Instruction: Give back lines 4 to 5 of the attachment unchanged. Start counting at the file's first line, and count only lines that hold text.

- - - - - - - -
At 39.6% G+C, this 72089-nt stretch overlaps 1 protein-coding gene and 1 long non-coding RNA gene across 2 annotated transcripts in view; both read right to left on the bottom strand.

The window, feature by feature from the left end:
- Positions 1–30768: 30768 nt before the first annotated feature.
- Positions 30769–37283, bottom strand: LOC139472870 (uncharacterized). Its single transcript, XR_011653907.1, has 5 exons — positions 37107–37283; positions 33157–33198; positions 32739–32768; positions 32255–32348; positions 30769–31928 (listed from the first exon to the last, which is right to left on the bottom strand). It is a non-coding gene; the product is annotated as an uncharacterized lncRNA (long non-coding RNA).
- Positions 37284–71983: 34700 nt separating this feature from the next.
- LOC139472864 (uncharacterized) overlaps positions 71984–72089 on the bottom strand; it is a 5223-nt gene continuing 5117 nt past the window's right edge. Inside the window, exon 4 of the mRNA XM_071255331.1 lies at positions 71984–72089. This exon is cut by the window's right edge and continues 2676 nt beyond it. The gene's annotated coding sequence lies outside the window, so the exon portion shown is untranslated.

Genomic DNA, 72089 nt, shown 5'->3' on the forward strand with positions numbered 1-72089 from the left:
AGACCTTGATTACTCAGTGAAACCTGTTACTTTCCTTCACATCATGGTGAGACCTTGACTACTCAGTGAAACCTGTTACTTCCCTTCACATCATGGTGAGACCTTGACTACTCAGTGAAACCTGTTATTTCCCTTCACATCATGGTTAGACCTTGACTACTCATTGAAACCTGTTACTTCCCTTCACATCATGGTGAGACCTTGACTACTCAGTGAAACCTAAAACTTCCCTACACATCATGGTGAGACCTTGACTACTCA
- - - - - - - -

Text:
- Positions 30769–37283, bottom strand: LOC139472870 (uncharacterized). Its single transcript, XR_011653907.1, has 5 exons — positions 37107–37283; positions 33157–33198; positions 32739–32768; positions 32255–32348; positions 30769–31928 (listed from the first exon to the last, which is right to left on the bottom strand). It is a non-coding gene; the product is annotated as an uncharacterized lncRNA (long non-coding RNA).
- Positions 37284–71983: 34700 nt separating this feature from the next.